Joshua 13:15-23

The Land Given to the Tribe of Reuben

Do you ever think about the legacy that you will leave behind? Do think about how your actions will have ripple effects in your family for generations. But are we not forgiven for our past mistakes by God when we accept Christ as our Savior and Lord.

 

This issue has been on my mind lately because of current events locally. I have had to attend the funerals of the father of a friend and the husband of a church member within the last several weeks. And then there has been an issue of a person that was not a close friend but more than a mere acquaintance that has been accused of crimes regarding dissemination of pornography among people who are less than 18 years old. In all of these things, it had me considering the issue of legacy and its relationship to forgiveness in Christ.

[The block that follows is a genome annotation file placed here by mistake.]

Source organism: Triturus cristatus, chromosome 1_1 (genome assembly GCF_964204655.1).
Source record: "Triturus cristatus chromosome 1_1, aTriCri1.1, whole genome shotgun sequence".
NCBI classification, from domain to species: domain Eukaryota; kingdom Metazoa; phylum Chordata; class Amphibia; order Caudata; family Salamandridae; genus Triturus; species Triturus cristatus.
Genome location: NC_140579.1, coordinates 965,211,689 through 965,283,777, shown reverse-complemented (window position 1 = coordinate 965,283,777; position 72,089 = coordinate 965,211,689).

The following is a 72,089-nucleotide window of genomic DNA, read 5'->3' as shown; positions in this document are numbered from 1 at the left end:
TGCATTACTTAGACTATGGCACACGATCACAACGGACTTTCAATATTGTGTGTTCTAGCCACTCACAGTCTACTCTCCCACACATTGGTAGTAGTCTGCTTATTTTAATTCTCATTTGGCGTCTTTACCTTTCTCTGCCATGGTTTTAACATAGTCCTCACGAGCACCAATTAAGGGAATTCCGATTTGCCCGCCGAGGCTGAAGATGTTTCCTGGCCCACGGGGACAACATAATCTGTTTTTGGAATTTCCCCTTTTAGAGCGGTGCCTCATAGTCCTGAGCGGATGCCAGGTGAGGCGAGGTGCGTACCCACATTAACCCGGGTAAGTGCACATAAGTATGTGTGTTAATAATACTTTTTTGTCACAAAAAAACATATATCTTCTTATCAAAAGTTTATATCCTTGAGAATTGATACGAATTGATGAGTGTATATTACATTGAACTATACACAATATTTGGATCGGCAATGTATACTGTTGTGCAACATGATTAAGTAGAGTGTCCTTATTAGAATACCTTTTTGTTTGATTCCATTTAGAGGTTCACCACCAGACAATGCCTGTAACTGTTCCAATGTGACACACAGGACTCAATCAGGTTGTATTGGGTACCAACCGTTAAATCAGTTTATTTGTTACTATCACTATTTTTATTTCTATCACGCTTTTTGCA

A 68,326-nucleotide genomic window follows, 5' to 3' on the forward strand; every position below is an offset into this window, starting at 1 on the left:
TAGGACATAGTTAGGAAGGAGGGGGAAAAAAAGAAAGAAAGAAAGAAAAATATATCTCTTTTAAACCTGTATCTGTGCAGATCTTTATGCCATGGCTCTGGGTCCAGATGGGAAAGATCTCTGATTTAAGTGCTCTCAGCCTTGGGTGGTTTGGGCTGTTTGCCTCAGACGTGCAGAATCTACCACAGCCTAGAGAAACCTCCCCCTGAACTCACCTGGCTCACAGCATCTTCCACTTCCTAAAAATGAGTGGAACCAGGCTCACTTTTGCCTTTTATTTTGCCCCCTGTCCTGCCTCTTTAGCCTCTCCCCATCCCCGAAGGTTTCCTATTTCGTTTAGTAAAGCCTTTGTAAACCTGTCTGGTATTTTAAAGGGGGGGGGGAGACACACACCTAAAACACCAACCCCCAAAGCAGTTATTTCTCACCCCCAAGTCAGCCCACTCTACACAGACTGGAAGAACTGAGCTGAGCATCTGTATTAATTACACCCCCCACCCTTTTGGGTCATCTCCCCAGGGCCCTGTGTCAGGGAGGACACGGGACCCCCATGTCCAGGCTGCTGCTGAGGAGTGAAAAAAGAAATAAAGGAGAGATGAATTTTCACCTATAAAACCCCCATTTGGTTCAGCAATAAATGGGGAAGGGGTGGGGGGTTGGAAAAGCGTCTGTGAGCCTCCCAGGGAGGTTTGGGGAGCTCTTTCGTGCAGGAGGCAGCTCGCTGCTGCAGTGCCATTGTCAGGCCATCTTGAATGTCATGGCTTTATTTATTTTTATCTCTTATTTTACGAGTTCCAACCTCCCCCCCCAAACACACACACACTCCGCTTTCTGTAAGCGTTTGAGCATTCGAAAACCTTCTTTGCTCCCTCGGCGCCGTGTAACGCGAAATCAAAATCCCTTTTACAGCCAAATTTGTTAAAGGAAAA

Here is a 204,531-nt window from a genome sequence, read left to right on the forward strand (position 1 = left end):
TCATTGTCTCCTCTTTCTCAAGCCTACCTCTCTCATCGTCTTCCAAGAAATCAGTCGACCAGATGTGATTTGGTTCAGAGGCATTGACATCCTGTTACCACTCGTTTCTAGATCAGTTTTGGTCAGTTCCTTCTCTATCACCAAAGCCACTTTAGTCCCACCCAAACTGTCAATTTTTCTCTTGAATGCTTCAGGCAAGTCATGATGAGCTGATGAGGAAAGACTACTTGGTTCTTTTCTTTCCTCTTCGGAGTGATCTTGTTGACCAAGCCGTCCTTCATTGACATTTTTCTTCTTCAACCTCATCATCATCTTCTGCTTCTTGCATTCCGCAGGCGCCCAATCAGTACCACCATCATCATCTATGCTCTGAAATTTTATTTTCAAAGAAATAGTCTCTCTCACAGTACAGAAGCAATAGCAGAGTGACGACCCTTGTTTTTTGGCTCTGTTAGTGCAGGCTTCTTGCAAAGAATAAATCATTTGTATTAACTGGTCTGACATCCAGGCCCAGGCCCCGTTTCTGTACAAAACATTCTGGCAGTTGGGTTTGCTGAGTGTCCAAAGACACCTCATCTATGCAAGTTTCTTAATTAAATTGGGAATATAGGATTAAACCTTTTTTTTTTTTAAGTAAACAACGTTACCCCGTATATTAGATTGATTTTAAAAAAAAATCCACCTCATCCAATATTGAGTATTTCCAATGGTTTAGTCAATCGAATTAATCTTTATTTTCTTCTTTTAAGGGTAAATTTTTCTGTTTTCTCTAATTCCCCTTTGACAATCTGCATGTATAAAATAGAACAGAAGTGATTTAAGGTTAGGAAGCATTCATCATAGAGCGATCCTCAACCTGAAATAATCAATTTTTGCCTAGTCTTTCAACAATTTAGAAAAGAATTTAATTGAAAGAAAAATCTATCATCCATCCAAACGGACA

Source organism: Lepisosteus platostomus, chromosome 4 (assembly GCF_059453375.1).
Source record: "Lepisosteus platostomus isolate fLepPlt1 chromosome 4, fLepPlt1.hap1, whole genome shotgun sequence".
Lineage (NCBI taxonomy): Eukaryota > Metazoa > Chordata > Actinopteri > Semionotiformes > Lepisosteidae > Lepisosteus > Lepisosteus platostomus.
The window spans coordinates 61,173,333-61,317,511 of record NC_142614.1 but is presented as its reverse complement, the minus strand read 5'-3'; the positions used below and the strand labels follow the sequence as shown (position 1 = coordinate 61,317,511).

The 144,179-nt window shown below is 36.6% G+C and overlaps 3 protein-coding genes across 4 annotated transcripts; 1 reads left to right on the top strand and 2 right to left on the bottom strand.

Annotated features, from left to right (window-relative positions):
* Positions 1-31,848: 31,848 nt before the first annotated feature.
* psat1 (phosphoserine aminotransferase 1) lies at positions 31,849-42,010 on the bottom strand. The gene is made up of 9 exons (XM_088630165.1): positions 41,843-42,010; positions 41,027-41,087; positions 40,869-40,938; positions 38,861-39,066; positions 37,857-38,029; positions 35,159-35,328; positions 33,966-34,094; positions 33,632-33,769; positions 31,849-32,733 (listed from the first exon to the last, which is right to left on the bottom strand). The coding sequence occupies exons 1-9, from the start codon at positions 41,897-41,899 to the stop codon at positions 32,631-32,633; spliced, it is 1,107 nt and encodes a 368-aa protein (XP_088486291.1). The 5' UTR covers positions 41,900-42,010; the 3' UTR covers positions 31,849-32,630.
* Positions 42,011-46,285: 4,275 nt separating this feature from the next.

In the funerals, I heard stories of great legacy. These two men were honored and revered by their families. You can usually tell at funerals whether people are struggling to say nice things about the deceased or whether they are being sincere. In both cases, those who spoke of the deceased were joyously and sometimes tearfully speaking of the things that they respected about the man, the father, the husband, the employee, etc. that these men were. “He was a good man!” was often said at each of these funerals. These were God-fearing men. These were men who led their families well. These were men of quiet generosity not just at church but in the community with those that needed help. These were men that knew what his sons needed in their father in one case or was perfectly suited to be the father of all daughters in the other case. Respect. Honor. Dignity. Generosity. Christ-following. Humble. Hard Working. Integrity. All of these adjectives were lauded upon these men. I am sure that each had their faults and had their screw ups with their kids and their wives but nothing profound that permanently damaged their overall legacy. Their legacy was one of respect and honor. They were able to pass on that legacy to their children. Each of them appear to people of honor and respect and all of that they are they credit to the leadership of their father. Now, that’s legacy my friends. These men were not internationally famous, nationally famous, famous in our state, regionally famous, and probably were not well-known even in our community outside their sphere of influence of church, work, and friends. But the legacy that they have passed down to their progeny is one that I certainly want to have said of me.